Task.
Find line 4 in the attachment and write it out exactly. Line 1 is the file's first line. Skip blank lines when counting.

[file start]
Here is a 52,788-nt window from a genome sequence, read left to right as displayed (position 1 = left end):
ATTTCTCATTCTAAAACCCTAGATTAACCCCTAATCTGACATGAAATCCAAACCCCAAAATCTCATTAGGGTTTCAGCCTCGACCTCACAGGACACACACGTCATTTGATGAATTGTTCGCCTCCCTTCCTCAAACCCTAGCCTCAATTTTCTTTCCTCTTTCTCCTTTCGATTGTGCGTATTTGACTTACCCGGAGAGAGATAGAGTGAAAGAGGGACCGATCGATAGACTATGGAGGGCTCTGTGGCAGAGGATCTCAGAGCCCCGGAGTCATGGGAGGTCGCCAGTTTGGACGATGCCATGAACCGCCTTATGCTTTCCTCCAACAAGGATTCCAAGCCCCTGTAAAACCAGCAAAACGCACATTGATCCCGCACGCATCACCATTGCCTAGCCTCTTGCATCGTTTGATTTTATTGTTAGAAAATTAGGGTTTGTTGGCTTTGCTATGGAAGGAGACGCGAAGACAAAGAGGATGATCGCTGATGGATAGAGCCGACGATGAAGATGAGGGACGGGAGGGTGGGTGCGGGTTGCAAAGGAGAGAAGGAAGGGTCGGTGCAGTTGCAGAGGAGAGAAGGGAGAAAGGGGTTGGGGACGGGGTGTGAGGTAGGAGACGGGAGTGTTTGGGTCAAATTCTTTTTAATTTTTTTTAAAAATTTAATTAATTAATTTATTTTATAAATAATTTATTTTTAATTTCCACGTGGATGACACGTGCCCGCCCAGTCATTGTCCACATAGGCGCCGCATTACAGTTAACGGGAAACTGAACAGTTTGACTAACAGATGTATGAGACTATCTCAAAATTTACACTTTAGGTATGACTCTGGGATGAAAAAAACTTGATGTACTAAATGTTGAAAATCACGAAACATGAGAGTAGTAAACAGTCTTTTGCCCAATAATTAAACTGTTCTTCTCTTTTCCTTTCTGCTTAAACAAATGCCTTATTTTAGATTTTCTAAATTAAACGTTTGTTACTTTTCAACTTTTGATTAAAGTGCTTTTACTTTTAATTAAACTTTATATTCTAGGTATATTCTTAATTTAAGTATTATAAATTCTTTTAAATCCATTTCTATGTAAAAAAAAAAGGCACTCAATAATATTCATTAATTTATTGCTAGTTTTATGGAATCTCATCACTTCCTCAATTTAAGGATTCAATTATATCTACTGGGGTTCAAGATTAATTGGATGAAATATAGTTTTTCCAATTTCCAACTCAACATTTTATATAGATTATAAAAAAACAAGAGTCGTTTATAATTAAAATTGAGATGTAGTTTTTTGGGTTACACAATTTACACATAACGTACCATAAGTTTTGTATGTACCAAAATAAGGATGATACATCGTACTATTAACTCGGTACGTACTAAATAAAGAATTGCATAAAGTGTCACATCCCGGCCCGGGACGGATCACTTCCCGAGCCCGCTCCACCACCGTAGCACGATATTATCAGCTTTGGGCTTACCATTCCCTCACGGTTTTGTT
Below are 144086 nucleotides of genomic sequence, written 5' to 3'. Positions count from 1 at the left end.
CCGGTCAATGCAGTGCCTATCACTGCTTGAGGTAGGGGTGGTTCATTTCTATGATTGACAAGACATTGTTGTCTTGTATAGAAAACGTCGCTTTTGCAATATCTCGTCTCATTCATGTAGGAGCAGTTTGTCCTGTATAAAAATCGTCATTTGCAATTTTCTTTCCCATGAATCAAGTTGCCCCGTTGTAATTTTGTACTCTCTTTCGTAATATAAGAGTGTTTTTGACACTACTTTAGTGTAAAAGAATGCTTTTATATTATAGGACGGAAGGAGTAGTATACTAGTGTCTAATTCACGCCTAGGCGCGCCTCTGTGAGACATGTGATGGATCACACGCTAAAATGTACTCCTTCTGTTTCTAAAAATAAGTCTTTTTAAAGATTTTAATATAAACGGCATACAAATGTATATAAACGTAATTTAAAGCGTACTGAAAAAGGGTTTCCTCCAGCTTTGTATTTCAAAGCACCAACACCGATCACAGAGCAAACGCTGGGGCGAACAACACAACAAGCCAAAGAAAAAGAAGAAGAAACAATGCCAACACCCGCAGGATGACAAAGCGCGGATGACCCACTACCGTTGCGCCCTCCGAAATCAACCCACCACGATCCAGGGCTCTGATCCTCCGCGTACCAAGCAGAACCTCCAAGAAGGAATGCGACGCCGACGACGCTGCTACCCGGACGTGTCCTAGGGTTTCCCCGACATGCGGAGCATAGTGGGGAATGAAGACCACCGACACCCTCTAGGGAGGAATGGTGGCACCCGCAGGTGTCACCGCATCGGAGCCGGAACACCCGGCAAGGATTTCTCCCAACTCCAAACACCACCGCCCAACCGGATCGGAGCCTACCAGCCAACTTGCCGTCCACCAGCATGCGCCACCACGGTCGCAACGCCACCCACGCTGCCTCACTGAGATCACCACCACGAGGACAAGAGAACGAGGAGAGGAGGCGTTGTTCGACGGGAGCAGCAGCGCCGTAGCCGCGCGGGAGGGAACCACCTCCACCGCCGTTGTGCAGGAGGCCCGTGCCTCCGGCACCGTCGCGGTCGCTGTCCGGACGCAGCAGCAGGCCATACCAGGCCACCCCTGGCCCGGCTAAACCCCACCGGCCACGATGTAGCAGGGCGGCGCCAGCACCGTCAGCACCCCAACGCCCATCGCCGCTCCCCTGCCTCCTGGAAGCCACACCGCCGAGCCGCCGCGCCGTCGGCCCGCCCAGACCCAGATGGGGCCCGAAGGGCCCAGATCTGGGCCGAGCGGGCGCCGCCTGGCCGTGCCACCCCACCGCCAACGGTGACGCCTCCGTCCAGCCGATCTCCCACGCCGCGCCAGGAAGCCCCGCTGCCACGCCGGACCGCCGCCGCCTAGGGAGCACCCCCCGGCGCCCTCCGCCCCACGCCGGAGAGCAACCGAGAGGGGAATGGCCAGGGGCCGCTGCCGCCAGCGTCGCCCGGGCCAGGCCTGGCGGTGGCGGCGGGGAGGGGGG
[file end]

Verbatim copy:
CCGGTCAATGCAGTGCCTATCACTGCTTGAGGTAGGGGTGGTTCATTTCTATGATTGACAAGACATTGTTGTCTTGTATAGAAAACGTCGCTTTTGCAATATCTCGTCTCATTCATGTAGGAGCAGTTTGTCCTGTATAAAAATCGTCATTTGCAATTTTCTTTCCCATGAATCAAGTTGCCCCGTTGTAATTTTGTACTCTCTTTCGTAATATAAGAGTGTTTTTGACACTACTTTAGTGTAAAAGAATGCTTTTATATTATAGGACGGAAGGAGTAGTATACTAGTGTCTAATTCACGCCTAGGCGCGCCTCTGTGAGACATGTGATGGATCACACGCTAAAATGTACTCCTTCTGTTTCTAAAAATAAGTCTTTTTAAAGATTTTAATATAAACGGCATACAAATGTATATAAACGTAATTTAAAGCGTACTGAAAAAGGGTTTCCTCCAGCTTTGTATTTCAAAGCACCAACACCGATCACAGAGCAAACGCTGGGGCGAACAACACAACAAGCCAAAGAAAAAGAAGAAGAAACAATGCCAACACCCGCAGGATGACAAAGCGCGGATGACCCACTACCGTTGCGCCCTCCGAAATCAACCCACCACGATCCAGGGCTCTGATCCTCCGCGTACCAAGCAGAACCTCCAAGAAGGAATGCGACGCCGACGACGCTGCTACCCGGACGTGTCCTAGGGTTTCCCCGACATGCGGAGCATAGTGGGGAATGAAGACCACCGACACCCTCTAGGGAGGAATGGTGGCACCCGCAGGTGTCACCGCATCGGAGCCGGAACACCCGGCAAGGATTTCTCCCAACTCCAAACACCACCGCCCAACCGGATCGGAGCCTACCAGCCAACTTGCCGTCCACCAGCATGCGCCACCACGGTCGCAACGCCACCCACGCTGCCTCACTGAGATCACCACCACGAGGACAAGAGAACGAGGAGAGGAGGCGTTGTTCGACGGGAGCAGCAGCGCCGTAGCCGCGCGGGAGGGAACCACCTCCACCGCCGTTGTGCAGGAGGCCCGTGCCTCCGGCACCGTCGCGGTCGCTGTCCGGACGCAGCAGCAGGCCATACCAGGCCACCCCTGGCCCGGCTAAACCCCACCGGCCACGATGTAGCAGGGCGGCGCCAGCACCGTCAGCACCCCAACGCCCATCGCCGCTCCCCTGCCTCCTGGAAGCCACACCGCCGAGCCGCCGCGCCGTCGGCCCGCCCAGACCCAGATGGGGCCCGAAGGGCCCAGATCTGGGCCGAGCGGGCGCCGCCTGGCCGTGCCACCCCACCGCCAACGGTGACGCCTCCGTCCAGCCGATCTCCCACGCCGCGCCAGGAAGCCCCGCTGCCACGCCGGACCGCCGCCGCCTAGGGAGCACCCCCCGGCGCCCTCCGCCCCACGCCGGAGAGCAACCGAGAGGGGAATGGCCAGGGGCCGCTGCCGCCAGCGTCGCCCGGGCCAGGCCTGGCGGTGGCGGCGGGGAGGGGGG